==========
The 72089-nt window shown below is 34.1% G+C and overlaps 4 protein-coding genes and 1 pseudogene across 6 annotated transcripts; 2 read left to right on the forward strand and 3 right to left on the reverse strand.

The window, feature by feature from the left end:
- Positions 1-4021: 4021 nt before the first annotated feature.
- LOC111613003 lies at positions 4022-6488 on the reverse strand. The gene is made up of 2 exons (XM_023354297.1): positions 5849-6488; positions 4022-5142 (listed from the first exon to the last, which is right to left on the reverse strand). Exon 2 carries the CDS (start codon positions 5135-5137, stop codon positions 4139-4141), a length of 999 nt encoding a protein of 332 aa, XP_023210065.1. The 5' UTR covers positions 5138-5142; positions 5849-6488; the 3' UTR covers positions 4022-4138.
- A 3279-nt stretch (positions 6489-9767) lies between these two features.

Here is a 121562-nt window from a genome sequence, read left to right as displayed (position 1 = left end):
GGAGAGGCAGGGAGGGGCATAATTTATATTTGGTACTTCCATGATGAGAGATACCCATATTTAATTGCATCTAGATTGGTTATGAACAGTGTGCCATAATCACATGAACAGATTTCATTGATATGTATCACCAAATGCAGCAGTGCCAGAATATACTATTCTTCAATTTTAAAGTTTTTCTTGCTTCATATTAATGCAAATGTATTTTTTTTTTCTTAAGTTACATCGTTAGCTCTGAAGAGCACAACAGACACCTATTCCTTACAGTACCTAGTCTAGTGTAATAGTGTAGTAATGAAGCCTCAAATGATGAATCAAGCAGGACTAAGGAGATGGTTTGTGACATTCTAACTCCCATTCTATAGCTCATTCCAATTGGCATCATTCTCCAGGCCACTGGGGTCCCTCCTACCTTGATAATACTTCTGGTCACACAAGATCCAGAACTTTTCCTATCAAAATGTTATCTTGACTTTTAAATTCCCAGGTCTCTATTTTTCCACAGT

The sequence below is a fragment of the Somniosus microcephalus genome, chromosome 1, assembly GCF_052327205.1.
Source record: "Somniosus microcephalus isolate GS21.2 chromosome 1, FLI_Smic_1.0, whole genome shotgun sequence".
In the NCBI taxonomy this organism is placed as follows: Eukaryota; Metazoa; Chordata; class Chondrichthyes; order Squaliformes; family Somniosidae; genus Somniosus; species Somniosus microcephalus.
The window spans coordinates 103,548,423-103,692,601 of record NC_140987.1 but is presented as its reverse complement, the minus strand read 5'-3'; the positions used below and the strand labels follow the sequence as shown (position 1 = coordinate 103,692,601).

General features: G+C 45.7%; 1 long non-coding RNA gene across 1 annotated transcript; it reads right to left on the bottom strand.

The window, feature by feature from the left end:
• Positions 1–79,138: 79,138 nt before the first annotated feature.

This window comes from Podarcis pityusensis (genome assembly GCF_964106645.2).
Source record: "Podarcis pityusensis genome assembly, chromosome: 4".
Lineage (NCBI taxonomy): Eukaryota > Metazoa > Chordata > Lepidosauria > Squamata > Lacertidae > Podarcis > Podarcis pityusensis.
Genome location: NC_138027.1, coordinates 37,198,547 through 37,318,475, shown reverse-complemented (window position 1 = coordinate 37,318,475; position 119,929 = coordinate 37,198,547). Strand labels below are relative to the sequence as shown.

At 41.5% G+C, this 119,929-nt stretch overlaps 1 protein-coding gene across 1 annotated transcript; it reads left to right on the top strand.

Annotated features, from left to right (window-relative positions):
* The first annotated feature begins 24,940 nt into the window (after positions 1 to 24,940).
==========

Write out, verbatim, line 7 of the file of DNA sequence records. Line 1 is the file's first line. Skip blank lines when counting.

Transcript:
GGAGAGGCAGGGAGGGGCATAATTTATATTTGGTACTTCCATGATGAGAGATACCCATATTTAATTGCATCTAGATTGGTTATGAACAGTGTGCCATAATCACATGAACAGATTTCATTGATATGTATCACCAAATGCAGCAGTGCCAGAATATACTATTCTTCAATTTTAAAGTTTTTCTTGCTTCATATTAATGCAAATGTATTTTTTTTTTCTTAAGTTACATCGTTAGCTCTGAAGAGCACAACAGACACCTATTCCTTACAGTACCTAGTCTAGTGTAATAGTGTAGTAATGAAGCCTCAAATGATGAATCAAGCAGGACTAAGGAGATGGTTTGTGACATTCTAACTCCCATTCTATAGCTCATTCCAATTGGCATCATTCTCCAGGCCACTGGGGTCCCTCCTACCTTGATAATACTTCTGGTCACACAAGATCCAGAACTTTTCCTATCAAAATGTTATCTTGACTTTTAAATTCCCAGGTCTCTATTTTTCCACAGT